Paramedic perceptions of the feasibility and practicalities of prehospital clinical trials: a questionnaire survey
- 1School of Health and Related Research (ScHARR), University of Sheffield, Sheffield, UK
- 2Yorkshire Ambulance Service, Yorkshire, UK
- Correspondence to Professor Steve Goodacre, University of Sheffield, Regent Court, 30 Regent Street, Sheffield, S1 4DA, UK;
- Received 7 January 2013
- Revised 20 February 2013
- Accepted 24 February 2013
- Published Online First 19 March 2013
Background Clinical trials are required to strengthen the evidence base for prehospital care. This questionnaire study aimed to explore paramedics’ perceptions of prehospital research and barriers to conducting prehospital clinical trials.
Methods A self-completed questionnaire was developed to explore paramedic perceptions and barriers to undertaking prehospital trials based upon a review of existing research and semistructured qualitative interviews with five paramedics. The questionnaire was distributed by ‘research champions’ to 300 paramedics at randomly selected ambulance stations in Yorkshire.
Results Responses were received from 96/300 participants (32%). Interest in clinical trials was reported, but barriers were recognised, including perceptions of poor knowledge and limited use of evidence, that conducting research is not a paramedics’ responsibility, limited support for involvement in trials, concerns about the practicalities of randomisation and consent, and time pressures. No association was found between training route and perceived understanding of trials (p=0.263) or feeling that involvement in trials was a professional responsibility (p=0.838). Previous involvement in prehospital research was not associated with opinions on importance of an evidence base (p=0.934) or gaining consent (p=0.329). The number of years respondents had been practicing was not associated with opinions on personal experience versus scientific evidence (p=0.582) or willingness to receive training for clinical trials (p=0.111). However, the low response rate limited the power of the study to detect potential associations.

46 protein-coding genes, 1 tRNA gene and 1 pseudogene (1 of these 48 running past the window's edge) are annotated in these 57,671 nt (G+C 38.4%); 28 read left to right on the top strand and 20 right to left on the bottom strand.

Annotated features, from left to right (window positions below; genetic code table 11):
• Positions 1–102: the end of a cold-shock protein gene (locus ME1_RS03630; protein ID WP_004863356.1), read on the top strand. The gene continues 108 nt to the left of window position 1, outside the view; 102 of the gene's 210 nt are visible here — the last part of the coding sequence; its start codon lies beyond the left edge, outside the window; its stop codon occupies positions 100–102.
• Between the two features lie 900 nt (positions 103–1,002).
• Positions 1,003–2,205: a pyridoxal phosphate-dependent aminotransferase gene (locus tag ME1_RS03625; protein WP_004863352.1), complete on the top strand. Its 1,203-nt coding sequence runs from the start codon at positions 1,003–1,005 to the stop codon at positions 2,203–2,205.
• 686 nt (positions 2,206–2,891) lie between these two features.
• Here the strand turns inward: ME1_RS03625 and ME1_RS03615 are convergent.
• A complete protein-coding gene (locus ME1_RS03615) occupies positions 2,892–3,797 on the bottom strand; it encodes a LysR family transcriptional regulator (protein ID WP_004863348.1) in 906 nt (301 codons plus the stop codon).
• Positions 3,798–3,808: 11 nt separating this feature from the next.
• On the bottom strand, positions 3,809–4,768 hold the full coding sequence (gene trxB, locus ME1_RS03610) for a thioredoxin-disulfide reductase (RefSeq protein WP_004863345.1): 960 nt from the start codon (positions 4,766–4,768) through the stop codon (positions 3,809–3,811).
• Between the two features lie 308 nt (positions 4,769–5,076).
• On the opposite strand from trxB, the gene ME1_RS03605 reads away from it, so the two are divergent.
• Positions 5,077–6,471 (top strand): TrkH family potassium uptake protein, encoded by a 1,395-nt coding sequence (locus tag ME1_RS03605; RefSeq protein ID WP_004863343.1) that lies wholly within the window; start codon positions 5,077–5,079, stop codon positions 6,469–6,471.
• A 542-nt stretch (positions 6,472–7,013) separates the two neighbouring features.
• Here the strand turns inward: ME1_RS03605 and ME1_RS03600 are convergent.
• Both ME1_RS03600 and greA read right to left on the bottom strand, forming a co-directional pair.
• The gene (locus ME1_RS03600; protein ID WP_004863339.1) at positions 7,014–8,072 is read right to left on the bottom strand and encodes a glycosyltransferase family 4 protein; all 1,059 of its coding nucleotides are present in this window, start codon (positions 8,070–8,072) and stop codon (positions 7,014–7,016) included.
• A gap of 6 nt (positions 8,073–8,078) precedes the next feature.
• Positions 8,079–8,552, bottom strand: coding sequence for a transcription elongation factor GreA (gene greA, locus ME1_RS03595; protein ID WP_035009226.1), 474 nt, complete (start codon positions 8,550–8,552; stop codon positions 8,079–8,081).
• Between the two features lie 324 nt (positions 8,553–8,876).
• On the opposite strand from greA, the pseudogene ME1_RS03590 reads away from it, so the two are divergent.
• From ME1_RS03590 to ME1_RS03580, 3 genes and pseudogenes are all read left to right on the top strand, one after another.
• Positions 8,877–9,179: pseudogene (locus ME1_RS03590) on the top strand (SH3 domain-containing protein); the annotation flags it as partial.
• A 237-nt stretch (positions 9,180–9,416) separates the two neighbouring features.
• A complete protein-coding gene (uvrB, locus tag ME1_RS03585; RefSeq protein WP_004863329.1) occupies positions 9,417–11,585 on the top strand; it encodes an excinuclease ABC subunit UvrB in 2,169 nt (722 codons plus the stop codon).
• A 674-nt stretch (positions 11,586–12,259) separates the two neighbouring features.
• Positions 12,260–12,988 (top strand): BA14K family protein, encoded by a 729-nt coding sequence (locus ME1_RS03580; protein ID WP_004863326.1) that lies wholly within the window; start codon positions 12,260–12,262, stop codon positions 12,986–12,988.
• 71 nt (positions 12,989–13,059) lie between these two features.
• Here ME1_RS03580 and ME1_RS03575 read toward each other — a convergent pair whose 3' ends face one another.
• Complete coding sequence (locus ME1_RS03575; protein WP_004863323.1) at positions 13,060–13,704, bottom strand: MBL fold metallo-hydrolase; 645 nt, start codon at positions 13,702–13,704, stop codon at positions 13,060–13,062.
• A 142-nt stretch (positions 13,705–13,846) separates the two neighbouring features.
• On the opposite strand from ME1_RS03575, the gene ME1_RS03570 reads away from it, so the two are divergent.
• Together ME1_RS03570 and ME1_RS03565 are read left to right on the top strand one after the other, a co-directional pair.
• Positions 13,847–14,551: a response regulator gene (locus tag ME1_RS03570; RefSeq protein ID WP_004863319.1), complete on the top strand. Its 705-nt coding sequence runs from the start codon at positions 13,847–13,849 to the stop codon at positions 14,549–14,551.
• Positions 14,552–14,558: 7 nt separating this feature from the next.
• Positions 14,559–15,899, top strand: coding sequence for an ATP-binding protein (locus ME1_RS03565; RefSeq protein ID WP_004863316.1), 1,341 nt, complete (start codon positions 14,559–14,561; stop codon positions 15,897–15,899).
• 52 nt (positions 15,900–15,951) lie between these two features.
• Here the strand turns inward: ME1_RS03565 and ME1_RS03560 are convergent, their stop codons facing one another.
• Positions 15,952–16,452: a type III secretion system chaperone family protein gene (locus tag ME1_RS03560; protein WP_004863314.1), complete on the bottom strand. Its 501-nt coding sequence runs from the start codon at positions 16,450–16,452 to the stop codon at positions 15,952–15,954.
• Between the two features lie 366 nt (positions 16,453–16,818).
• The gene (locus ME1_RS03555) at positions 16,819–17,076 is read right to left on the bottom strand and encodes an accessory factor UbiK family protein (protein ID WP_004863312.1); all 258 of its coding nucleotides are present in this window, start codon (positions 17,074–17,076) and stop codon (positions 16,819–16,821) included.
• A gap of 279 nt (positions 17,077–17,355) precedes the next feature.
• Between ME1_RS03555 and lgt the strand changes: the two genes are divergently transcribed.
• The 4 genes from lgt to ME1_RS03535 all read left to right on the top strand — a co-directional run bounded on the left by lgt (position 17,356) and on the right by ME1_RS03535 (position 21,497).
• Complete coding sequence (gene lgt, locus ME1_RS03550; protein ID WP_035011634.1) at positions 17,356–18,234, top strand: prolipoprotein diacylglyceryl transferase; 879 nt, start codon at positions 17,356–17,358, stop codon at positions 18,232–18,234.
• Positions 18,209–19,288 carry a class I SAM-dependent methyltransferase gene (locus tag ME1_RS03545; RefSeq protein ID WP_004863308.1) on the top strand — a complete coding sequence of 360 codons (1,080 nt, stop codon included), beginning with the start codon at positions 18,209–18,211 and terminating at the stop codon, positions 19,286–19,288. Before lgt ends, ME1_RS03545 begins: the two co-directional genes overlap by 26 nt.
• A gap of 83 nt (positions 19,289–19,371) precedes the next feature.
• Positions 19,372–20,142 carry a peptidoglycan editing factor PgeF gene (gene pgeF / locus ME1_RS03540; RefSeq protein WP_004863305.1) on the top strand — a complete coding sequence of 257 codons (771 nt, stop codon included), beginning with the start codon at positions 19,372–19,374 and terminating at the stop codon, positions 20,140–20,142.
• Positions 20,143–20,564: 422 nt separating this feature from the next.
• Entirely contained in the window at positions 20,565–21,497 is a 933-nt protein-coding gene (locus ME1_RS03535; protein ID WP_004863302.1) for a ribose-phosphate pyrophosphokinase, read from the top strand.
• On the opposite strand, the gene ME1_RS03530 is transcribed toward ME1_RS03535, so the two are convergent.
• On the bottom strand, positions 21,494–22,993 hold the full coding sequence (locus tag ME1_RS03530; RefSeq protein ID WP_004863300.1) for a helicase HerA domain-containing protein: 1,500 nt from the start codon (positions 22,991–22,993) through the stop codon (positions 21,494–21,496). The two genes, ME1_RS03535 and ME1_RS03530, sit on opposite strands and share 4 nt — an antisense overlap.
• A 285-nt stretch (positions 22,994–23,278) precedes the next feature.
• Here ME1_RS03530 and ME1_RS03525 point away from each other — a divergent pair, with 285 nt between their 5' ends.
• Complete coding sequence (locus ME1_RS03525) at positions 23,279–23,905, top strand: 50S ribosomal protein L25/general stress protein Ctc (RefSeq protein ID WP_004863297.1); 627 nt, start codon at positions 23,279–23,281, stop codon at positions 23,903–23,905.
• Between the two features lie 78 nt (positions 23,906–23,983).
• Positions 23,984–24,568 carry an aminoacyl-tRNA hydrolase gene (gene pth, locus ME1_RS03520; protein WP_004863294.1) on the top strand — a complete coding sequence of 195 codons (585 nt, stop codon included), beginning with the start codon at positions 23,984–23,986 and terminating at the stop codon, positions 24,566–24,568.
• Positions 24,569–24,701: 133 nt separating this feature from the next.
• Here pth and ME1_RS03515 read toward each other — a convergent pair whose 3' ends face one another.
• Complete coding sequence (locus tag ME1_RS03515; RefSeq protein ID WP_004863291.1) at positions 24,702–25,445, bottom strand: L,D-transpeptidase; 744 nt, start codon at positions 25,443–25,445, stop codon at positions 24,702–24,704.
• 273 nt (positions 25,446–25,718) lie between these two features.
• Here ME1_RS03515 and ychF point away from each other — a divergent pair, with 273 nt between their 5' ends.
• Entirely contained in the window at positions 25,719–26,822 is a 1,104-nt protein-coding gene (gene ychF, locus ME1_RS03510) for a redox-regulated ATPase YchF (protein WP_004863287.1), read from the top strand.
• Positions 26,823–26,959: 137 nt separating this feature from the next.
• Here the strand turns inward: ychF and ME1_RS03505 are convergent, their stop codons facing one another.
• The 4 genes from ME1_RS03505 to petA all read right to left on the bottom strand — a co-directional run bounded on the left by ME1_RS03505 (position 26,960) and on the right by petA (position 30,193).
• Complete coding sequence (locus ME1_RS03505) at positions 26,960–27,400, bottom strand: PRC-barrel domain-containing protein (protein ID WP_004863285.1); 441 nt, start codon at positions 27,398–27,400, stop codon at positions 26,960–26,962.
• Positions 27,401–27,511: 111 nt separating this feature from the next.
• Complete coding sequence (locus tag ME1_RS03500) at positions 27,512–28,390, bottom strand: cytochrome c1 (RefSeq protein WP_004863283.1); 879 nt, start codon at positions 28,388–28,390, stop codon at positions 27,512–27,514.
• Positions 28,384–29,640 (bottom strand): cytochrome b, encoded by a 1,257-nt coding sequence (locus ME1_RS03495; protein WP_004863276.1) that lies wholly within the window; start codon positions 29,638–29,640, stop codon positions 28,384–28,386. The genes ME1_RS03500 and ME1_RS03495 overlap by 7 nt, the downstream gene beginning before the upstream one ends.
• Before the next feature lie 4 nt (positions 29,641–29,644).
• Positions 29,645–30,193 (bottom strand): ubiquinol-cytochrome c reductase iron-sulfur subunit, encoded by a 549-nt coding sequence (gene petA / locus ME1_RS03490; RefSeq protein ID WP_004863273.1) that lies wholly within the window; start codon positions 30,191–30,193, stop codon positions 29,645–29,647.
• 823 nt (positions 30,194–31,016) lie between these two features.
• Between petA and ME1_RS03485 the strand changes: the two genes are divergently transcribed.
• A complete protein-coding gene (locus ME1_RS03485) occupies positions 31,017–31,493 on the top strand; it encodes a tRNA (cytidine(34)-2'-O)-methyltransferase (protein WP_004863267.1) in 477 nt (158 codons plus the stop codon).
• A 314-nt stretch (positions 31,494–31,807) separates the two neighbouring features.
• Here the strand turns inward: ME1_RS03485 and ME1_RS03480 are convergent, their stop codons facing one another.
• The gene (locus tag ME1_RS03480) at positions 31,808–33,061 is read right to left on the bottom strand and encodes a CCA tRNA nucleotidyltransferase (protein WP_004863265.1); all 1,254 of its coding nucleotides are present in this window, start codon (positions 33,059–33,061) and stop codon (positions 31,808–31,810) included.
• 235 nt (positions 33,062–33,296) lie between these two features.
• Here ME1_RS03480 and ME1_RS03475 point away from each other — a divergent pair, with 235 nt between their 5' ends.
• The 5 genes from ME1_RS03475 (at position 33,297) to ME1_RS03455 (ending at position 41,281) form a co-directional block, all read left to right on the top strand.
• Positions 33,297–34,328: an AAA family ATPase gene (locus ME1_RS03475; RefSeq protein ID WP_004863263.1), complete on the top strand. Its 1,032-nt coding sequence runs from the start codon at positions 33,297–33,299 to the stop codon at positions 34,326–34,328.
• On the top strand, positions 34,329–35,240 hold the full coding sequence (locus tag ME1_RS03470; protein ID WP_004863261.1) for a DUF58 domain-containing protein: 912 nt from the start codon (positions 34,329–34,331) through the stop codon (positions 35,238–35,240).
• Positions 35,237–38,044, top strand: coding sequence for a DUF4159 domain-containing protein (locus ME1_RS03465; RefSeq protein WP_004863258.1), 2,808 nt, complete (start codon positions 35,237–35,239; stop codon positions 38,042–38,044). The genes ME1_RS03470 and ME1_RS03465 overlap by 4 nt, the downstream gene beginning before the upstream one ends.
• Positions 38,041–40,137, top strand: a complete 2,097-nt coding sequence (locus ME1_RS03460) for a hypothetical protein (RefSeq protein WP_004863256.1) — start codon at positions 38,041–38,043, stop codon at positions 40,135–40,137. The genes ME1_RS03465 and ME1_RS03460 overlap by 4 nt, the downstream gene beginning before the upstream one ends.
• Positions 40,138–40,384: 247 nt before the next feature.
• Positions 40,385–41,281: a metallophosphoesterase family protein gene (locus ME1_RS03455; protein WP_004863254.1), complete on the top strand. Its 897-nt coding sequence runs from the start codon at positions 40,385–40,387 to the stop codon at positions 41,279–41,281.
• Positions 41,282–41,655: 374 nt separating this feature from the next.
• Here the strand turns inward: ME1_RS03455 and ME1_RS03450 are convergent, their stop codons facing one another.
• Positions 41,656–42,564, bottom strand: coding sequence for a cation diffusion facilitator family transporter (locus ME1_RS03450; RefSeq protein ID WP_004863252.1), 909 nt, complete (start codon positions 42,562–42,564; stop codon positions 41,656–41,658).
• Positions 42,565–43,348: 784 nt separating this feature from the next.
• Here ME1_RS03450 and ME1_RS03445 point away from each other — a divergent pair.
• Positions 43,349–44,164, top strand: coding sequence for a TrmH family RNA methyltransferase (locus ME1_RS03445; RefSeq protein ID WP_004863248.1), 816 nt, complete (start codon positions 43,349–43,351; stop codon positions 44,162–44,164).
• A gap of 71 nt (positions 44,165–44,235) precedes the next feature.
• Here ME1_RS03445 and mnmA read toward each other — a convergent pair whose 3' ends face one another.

Conclusions Paramedics reported interest and understanding of research, but a number of practical and ethical barriers were recognised that need to be addressed if prehospital clinical trials are to increase.